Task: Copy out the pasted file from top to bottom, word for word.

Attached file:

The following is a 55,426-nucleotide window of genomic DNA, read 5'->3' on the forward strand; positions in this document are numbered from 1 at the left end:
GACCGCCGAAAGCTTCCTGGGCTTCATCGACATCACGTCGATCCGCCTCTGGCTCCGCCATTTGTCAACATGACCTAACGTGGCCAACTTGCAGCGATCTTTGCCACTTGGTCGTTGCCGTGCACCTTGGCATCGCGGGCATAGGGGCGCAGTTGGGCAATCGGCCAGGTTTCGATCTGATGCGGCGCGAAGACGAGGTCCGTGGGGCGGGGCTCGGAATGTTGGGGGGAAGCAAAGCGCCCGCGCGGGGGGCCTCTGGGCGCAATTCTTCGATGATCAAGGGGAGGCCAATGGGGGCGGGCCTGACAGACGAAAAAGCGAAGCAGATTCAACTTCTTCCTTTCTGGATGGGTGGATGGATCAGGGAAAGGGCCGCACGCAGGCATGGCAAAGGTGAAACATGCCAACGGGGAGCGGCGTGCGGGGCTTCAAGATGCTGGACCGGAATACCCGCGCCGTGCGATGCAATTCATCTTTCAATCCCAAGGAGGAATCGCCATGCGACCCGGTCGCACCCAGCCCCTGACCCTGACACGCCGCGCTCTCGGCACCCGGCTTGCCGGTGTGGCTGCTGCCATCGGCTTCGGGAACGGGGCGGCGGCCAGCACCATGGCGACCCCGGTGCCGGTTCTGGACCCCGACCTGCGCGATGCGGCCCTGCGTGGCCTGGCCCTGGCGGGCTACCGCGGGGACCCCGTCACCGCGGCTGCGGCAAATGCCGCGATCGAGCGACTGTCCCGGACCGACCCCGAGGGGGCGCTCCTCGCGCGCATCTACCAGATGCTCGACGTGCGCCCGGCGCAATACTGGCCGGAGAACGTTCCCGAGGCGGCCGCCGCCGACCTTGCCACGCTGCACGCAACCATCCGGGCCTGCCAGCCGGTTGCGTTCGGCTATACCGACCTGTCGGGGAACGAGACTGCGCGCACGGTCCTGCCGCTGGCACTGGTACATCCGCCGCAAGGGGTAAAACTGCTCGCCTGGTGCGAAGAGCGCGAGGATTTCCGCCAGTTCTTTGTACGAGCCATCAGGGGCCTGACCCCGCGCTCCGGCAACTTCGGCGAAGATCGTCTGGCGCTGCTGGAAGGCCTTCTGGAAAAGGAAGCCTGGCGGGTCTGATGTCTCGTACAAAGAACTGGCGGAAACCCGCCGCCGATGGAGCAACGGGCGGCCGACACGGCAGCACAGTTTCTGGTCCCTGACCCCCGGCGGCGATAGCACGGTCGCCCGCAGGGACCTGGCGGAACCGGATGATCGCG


The following is a 55,426-nucleotide window of genomic DNA, read 5'->3' on the forward strand; positions in this document are numbered from 1 at the left end:
GACCGCCGAAAGCTTCCTGGGCTTCATCGACATCACGTCGATCCGCCTCTGGCTCCGCCATTTGTCAACATGACCTAACGTGGCCAACTTGCAGCGATCTTTGCCACTTGGTCGTTGCCGTGCACCTTGGCATCGCGGGCATAGGGGCGCAGTTGGGCAATCGGCCAGGTTTCGATCTGATGCGGCGCGAAGACGAGGTCCGTGGGGCGGGGCTCGGAATGTTGGGGGGAAGCAAAGCGCCCGCGCGGGGGGCCTCTGGGCGCAATTCTTCGATGATCAAGGGGAGGCCAATGGGGGCGGGCCTGACAGACGAAAAAGCGAAGCAGATTCAACTTCTTCCTTTCTGGATGGGTGGATGGATCAGGGAAAGGGCCGCACGCAGGCATGGCAAAGGTGAAACATGCCAACGGGGAGCGGCGTGCGGGGCTTCAAGATGCTGGACCGGAATACCCGCGCCGTGCGATGCAATTCATCTTTCAATCCCAAGGAGGAATCGCCATGCGACCCGGTCGCACCCAGCCCCTGACCCTGACACGCCGCGCTCTCGGCACCCGGCTTGCCGGTGTGGCTGCTGCCATCGGCTTCGGGAACGGGGCGGCGGCCAGCACCATGGCGACCCCGGTGCCGGTTCTGGACCCCGACCTGCGCGATGCGGCCCTGCGTGGCCTGGCCCTGGCGGGCTACCGCGGGGACCCCGTCACCGCGGCTGCGGCAAATGCCGCGATCGAGCGACTGTCCCGGACCGACCCCGAGGGGGCGCTCCTCGCGCGCATCTACCAGATGCTCGACGTGCGCCCGGCGCAATACTGGCCGGAGAACGTTCCCGAGGCGGCCGCCGCCGACCTTGCCACGCTGCACGCAACCATCCGGGCCTGCCAGCCGGTTGCGTTCGGCTATACCGACCTGTCGGGGAACGAGACTGCGCGCACGGTCCTGCCGCTGGCACTGGTACATCCGCCGCAAGGGGTAAAACTGCTCGCCTGGTGCGAAGAGCGCGAGGATTTCCGCCAGTTCTTTGTACGAGCCATCAGGGGCCTGACCCCGCGCTCCGGCAACTTCGGCGAAGATCGTCTGGCGCTGCTGGAAGGCCTTCTGGAAAAGGAAGCCTGGCGGGTCTGATGTCTCGTACAAAGAACTGGCGGAAACCCGCCGCCGATGGAGCAACGGGCGGCCGACACGGCAGCACAGTTTCTGGTCCCTGACCCCCGGCGGCGATAGCACGGTCGCCCGCAGGGACCTGGCGGAACCGGATGATCGCG